The Bridal Procession

Astronomical Dimensions

01. Overactive Minds
02. Flesh to Flesh
03. Shroud of The End
04. Atypical Pestilence
05. Astronomical Dimensions
06. Pillage The Scavenger
07. Diminishing Lungs
08. Obsolete Machines
09. Patrons of Humanity

[02/07/11]
[Siege of Amida]

 

I discovered The Bridal Procession while stumbling around the internet, and in spite of the silly name, I decided to check it out. I was pleasantly surprised to hear something genuinely good, so allow me to share.

The Bridal Procession are a newish symphonic death metal band from France that basically sound like Behemoth backed by an orchestra. Apparently they used to be a deathcore band, but changed styles (thankfully). Now I know some of you might cringe at the mention of the words ‘symphonic’ or ‘deathcore’, but let me ease your fears by making something clear; this isn’t your average run-of-the-mill terrible chugging with ill-fitting keyboards randomly thrown on top – this is actually really, really good. After listening to this album, I went back and checked out the previous works of the band, and I have to admit that some of it was pretty terrible generic deathcore and some of it was okay deathcore, but not this one. This is full on, top-notch death metal. It’s probably because the band replaced three of its four members before this release, and after hearing the full album, I’m so glad that they did. There’s awesome orchestral keyboards, vocals that sound like Nergal, Behemoth-inspired riffs, and blissfully no bad breakdowns. Still not sold? Keep reading.

The album opens with an instrumental section that sounds like something from the soundtrack of 300 or any medieval war movie. Shortly after that, the first actual track “Flesh To Flesh” kicks in, and at first I frown because I feel like it’s going to go into a breakdown or something, because I thought these guys were supposed to be deathcore, but actually sounds like Behemoth’s “Slaves Shall Serve” with a brutal vocal line being uttered and the rest of the band coming in with crushing force. It doesn’t fit in with the intro, but the song is so good that I don’t really care.

The composition in this album is quite interesting. It’s not the best out there, but it’s certainly above average and they’ve definitely tried a few interesting things, such as a somewhat European synth sound on Shroud Of The End”. Title track title track “Astronomical Dimensions” is an instrumental, and a really solid one at that. The track builds up to a heavier section with a tasty solo, and then blasts its way through solid riff after solid riff. “Diminishing Lungs” opens sounding like a cross between Dominate-era Morbid Angel and Malice-era (their best phase in my opinion) Through the Eyes of The Dead. This song isn’t as heavy as the other ones, but it’s clear that it’s not meant to be.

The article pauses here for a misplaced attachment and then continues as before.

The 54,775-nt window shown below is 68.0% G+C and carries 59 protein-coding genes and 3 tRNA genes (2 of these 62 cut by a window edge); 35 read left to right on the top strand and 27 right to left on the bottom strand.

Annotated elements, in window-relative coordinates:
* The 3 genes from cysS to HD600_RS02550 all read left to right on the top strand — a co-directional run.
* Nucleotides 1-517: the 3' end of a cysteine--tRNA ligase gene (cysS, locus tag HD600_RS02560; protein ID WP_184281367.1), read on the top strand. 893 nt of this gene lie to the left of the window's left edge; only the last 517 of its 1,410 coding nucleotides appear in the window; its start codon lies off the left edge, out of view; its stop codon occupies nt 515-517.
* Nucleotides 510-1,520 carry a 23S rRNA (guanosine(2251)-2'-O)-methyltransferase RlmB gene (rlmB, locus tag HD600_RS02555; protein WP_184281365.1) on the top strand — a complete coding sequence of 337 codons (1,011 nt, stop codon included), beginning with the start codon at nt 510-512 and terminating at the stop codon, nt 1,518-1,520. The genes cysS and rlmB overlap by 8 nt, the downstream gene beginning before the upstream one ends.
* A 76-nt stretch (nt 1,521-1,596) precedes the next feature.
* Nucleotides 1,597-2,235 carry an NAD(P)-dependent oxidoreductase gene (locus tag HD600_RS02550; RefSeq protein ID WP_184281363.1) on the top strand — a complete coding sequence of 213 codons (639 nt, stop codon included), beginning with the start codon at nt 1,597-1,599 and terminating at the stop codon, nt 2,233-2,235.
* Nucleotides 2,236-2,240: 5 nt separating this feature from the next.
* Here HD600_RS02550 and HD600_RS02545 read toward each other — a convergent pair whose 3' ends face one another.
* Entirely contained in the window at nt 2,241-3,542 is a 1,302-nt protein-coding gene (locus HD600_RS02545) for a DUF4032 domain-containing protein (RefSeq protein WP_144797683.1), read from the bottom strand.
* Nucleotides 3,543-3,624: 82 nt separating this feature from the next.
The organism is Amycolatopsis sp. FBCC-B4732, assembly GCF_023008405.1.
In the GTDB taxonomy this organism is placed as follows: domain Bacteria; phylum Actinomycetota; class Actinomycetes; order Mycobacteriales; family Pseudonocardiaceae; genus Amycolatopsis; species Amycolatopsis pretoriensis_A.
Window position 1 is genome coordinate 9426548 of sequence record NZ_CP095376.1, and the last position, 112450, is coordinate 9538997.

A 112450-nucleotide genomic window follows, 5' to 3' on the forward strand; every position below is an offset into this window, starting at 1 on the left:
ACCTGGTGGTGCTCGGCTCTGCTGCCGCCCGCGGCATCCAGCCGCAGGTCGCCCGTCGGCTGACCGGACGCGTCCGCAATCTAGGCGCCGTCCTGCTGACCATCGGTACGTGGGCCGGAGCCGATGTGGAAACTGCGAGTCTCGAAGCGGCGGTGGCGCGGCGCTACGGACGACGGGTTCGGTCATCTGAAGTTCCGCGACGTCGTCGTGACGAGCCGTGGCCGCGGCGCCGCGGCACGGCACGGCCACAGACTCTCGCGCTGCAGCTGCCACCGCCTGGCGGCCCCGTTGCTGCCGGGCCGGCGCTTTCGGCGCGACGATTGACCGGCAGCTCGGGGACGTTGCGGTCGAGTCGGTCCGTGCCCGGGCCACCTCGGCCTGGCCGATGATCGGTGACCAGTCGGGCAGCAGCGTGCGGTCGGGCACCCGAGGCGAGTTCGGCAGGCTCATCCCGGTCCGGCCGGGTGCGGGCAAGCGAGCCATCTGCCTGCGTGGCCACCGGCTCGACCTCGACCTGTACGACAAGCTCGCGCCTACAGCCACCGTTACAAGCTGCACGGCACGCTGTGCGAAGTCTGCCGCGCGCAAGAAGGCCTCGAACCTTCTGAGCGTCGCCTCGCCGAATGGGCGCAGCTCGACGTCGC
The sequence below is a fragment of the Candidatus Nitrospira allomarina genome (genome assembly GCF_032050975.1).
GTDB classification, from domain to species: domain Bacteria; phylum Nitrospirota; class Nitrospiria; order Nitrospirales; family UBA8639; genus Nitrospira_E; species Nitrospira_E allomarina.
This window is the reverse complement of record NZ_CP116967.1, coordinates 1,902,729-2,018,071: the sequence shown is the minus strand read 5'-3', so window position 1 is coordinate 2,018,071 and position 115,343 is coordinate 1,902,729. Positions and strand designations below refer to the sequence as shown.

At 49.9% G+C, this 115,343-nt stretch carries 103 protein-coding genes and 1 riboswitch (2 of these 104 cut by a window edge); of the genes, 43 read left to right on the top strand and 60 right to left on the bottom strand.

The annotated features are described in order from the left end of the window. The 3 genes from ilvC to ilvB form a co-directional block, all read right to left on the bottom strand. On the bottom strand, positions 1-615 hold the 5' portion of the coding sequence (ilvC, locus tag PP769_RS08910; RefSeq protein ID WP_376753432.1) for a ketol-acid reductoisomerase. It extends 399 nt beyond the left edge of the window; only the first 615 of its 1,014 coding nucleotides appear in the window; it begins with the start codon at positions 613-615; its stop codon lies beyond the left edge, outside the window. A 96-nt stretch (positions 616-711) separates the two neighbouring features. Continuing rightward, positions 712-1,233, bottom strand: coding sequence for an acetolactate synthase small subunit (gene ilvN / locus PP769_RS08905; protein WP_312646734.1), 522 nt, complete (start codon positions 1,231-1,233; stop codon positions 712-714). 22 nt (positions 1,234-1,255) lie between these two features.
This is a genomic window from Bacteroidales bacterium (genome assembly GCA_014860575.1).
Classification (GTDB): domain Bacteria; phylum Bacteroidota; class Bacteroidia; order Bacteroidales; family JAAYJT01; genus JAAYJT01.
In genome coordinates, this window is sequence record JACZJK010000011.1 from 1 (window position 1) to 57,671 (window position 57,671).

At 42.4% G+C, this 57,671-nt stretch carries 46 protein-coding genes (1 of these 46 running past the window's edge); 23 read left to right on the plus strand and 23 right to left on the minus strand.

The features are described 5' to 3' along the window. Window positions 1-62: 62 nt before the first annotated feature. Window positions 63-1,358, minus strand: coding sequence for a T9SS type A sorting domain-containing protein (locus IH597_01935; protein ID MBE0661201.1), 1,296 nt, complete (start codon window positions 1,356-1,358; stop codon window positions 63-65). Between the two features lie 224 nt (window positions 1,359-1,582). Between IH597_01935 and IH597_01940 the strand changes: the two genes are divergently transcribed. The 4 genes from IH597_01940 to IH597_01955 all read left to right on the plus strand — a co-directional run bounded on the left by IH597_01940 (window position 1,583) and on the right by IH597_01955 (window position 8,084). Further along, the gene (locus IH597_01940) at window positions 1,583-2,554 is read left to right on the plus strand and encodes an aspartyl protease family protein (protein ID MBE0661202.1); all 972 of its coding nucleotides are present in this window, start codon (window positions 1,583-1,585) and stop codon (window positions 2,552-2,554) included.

Obsolete Machines” starts slower, with a short solo in the beginning, but then it gets into gear and here we see The Bridal Procession doing what they do best again: crushing death metal backed by majestic sounding keyboards. This is a really good track, and halfway through it slows down and becomes a bit more interesting, giving room for the instrumentation to breathe and build up.

Overall, this is an album full of really good songs. The playing is top notch, the production is crisp and full-sounding, the orchestration makes you genuinely want to grab a sword and jump to battle, and the vocals are almost up there with Nergal in terms of quality. I’ve been listening to this non-stop for a while now. The first few songs are amazing, and the rest of the album is pretty good too. Normally I’d give this a slightly lower score because the album gets drawn out near the end, but the instrumentation, composition and vocals are so good that I won’t. I hope the band keeps pursuing this direction, further improving upon their sound. I’ll definitely be following their work, and I definitely will keep coming back to listen to this again and again. In fact, this is probably my favorite release of the year right now, despite a few minor faults.

 

– NT

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